In going through my litany of shortcomings each Yom Kippur, it’s generally hard to avoid a biggie: my failure to fast.
Now, before you dash off a comment about how, after intermarriage, I’m the single greatest threat to Jewish continuity, let it be known that I do not completely neglect the rites of Judaism’s holiest day. I do go to synagogue all day and, while I am not a hard-core “not one morsel of food or even a drop of water for 25 hours” type, I’m also not one of those people who spends Yom Kippur gorging on bacon and lobster while I sneer condescendingly at the primitive folks who are so stupid and superstitious as to believe in God.
Nonetheless, I have to confess that, despite good intentions and a generally decent level of self-discipline, I have only once completed a fast (well, except for the no-water part, which I can’t even begin to contemplate), and that was largely because I was visiting a more pious friend and felt too embarrassed to eat in her presence. My divine reward for making it to the holy finish line of repentance? Feeling so dazed, light-headed and idealistic the next morning that I fell for a costly scam perpetrated on the streets of Manhattan by an Israeli man. (Leave it to a Sabra to prey on earnest American Jews, the day after the Day of Atonement.)
Growing up in a wholly secular family, I hadn't even heard of Yom Kippur until I was 7 and read about it in Sydney Taylor's excellent “All of a Kind Family.” But since then, especially because we moved that year from Texas to a Jewish neighborhood in Pittsburgh, I’ve always viewed the day as a test of sorts separating the Real Jews from the Bad Jews. The problem is, I just don’t deal well with hunger: it makes me nauseous, headache-y, irritable and self-pitying, rather than reflective. Year after year, I’d vow to fast, only to break down around noon and then, figuring that I’d already blown it, furtively nosh throughout the remainder of the day.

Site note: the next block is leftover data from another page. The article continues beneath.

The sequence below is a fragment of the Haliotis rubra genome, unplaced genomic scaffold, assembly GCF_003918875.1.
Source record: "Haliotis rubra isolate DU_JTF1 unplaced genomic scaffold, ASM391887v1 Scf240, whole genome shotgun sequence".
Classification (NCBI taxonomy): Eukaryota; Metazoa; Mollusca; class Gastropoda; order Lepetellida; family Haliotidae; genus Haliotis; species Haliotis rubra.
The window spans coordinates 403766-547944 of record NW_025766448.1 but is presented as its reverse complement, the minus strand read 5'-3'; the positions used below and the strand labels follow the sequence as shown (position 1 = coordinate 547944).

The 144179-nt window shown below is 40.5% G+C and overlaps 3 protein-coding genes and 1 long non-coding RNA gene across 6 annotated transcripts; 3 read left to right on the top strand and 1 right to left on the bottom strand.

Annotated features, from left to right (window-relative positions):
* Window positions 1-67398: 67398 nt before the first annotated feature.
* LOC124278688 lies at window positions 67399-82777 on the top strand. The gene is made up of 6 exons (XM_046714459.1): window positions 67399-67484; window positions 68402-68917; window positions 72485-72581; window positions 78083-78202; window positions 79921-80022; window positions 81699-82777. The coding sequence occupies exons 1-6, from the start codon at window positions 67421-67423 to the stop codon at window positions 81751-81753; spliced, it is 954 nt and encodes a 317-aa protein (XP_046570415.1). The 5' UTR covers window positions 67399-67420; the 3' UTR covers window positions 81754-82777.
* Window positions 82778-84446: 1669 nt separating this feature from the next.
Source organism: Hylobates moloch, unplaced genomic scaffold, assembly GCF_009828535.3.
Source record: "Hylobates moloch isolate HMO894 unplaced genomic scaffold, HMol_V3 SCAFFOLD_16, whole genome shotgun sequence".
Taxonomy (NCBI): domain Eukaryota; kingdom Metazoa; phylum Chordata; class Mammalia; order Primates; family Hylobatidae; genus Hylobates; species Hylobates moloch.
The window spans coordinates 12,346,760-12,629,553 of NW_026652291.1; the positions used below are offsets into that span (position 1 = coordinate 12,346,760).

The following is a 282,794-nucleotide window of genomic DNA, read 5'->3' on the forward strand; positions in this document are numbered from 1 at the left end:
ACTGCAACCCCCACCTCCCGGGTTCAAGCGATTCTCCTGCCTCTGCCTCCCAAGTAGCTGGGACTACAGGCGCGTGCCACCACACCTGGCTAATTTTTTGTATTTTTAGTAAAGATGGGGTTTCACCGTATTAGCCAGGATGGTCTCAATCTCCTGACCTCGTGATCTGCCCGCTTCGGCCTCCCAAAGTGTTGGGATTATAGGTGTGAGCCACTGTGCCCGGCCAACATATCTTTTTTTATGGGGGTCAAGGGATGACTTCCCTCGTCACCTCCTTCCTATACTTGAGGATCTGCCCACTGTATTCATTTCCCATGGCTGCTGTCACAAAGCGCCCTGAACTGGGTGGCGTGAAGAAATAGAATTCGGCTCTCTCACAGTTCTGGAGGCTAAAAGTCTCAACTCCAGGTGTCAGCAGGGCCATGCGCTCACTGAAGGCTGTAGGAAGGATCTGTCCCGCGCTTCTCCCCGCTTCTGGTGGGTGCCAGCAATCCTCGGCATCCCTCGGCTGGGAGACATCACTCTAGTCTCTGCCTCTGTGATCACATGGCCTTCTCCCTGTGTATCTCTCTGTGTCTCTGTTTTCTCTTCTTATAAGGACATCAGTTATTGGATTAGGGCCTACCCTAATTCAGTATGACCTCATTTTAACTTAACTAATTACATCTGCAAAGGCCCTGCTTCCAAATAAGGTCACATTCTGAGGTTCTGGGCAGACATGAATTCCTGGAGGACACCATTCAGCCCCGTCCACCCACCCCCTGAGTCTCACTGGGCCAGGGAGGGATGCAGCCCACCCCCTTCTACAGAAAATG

A few years ago, I worked out a compromise: I drink water, coffee and eat a small breakfast, then allow myself a handful of nuts or a piece of bread in the afternoon. Pathetic compared to the real fasters, but I don’t pass out or throw my oh-so-irritable Ashkenazi digestive tract into a tizzy. It is enough of a sacrifice that I am hungry and a little uncomfortable, yet not so much that I can’t follow along in the prayer book or be reflective. And I’d like to think that it is in keeping with the Reform/Reconstructionist approach of carefully considering traditional practices but not automatically following them to the letter.
What does any of this triangulating have to do with intermarriage, other than that I am intermarried and thus the only person in the household even obligated to fast under Jewish law? (Only 4 and 7, our daughters are exempt.) Not a lot, I confess. But interestingly, last year at Yom Kippur services when I asked a non-Jewish friend whose husband and children are Jewish if she was fasting, she looked at me a bit indignantly and said, “Of course I’m fasting!” Meanwhile, this year one of my few Jewish friends who is actually married to another Jew but is very secular accidentally scheduled a birthday party for Yom Kippur, changing it to the following day after I pointed out it posed a conflict for me and might for some other guests as well.
The rescheduled party was a lot of fun, although sadly another interfaith couple we know couldn’t make it because it conflicted with a Chinese Mid-Autumn Moon Festival celebration.
Do you like “In the Mix”? Come like it on Facebook!
The Jewish Week feels comments create a valuable conversation and wants to feature your thoughts on our website. To make everyone feel welcome, we won't publish comments that are profane, irrelevant, promotional or make personal attacks.